Annual General Meeting 2017
Shrewsbury turned out to be an inspired choice for the location of our 2017 Annual General Meeting held on Saturday 6th May at the University Centre. The meeting was well attended with the highest number of members present for several years as well as a number of guests and friends. It was very encouraging that we had a mixture of both local members, who had not previously attended an Association event, and two members from Australia, so literally from near and far.
The meeting received the Trustee’s Annual Report which detailed our activities in the calendar year 2016. The minor constitutional changes proposed were passed unanimously and will be implemented from the next AGM. There were no changes to the officers or trustees with Miranda Malins and Jonathan Fitzgibbons both elected to serve a further three year term.
There followed a discussion of the future of Cromwell Day Services in the light of the continuing difficulty of accessing Cromwell Green. The consensus view was that the closest Saturday to 3rd September would be an acceptable date for future services, and that the membership was not averse to the service being held outside London, possibly with an accompanying programme of events.
Following the meeting Dr Jonathan Worton gave an illustrated lecture of the Civil War in Shrewsbury which was excellent preparation for the guided walks given in the afternoon led by Dr Worton and our President Professor Peter Gaunt . Both groups met and the afternoon concluded in the café at Shrewsbury Museum.
During the day over £200 was raised from the raffle and a sale of donated books, all of which will help to off-set the running costs of the Association. Thanks to Peter Gaunt for organising a successful day.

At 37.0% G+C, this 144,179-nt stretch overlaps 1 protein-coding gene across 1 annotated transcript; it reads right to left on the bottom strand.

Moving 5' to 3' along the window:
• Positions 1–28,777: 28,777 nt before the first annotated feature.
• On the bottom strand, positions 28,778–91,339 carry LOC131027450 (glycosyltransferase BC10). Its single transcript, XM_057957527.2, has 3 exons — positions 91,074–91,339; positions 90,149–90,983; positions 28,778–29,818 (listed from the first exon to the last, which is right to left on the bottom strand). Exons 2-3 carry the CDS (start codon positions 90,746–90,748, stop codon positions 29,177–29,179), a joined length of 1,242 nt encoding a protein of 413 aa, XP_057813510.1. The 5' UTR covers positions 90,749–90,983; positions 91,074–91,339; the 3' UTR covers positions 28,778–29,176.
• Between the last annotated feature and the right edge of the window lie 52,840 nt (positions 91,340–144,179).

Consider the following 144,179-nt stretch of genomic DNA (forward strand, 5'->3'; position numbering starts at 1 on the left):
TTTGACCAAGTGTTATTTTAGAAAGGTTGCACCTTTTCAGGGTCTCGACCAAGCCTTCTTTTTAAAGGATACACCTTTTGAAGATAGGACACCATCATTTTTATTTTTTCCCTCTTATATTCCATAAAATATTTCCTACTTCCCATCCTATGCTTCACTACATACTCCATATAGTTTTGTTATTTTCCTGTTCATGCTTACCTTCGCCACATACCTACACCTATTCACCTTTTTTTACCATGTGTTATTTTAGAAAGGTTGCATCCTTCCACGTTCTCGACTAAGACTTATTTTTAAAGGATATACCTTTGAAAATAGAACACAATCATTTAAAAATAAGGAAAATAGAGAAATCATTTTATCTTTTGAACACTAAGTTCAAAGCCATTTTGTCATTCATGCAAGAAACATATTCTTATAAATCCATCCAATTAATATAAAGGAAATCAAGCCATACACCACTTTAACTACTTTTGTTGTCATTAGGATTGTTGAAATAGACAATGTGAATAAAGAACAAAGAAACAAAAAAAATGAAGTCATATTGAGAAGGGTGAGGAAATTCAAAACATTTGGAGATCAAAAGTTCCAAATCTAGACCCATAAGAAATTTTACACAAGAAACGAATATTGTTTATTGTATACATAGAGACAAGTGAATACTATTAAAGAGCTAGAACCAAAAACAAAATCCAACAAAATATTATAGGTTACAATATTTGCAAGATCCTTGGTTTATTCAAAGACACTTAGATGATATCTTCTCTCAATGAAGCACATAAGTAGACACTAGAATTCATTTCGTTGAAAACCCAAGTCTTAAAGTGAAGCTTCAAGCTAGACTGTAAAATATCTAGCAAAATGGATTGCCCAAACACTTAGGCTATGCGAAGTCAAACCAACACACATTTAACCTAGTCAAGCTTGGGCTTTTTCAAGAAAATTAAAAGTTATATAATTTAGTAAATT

Teachers Day 2017
The 27th June saw our third Teachers Day, although the first one in Oxford. We gathered in the impressive Tsuzuki lecture theatre in St Anne’s College to hear Professor Ronald Hutton, Dr Elaine Murphy, Professor Ted Vallance and Professor Ann Hughes debate three questions around Oliver Cromwell’s life and career. The audience of about 60 was made up of A level teachers and year 12 students (plus a few Association members) who listened carefully as Ronald and Ted discussed whether Cromwell became Lord Protector to return England to political stability. The consensus of the first debate broke down a little in the second session which asked why modern historians often disagree with the contemporary view of Cromwell as a hypocrite; Ann and Ronald had very different ideas as to why this was, and expressed their views with great fluency and passion. The third debate asked, controversially, whether Cromwell should be deemed a war criminal. The debate between Elaine and Ted was fiery and passionate and the students loved it!
St Anne’s served a fine sandwich lunch and the afternoon session was an open forum. The panellists talked about university applications at their respective institutions and then various students asked a number of very intelligent and taxing questions. The panellists were very impressed by the quality of the students’ questions, which showed huge interest and understanding. With luck, this is a very good omen for the future of 17th century history at Universities!
One teacher spoke for them all in his thank you email: ‘The pupils were very impressed with the panel debates, and have come away from Oxford energised and enthusiastic.’
Teachers Day has become an important part of the calendar, but we are considering altering the format a little bit next year so that we are attractive to a greater cross section of schools. If you know any schools who might like to receive information about our programme, please get in touch to Serrie Meakins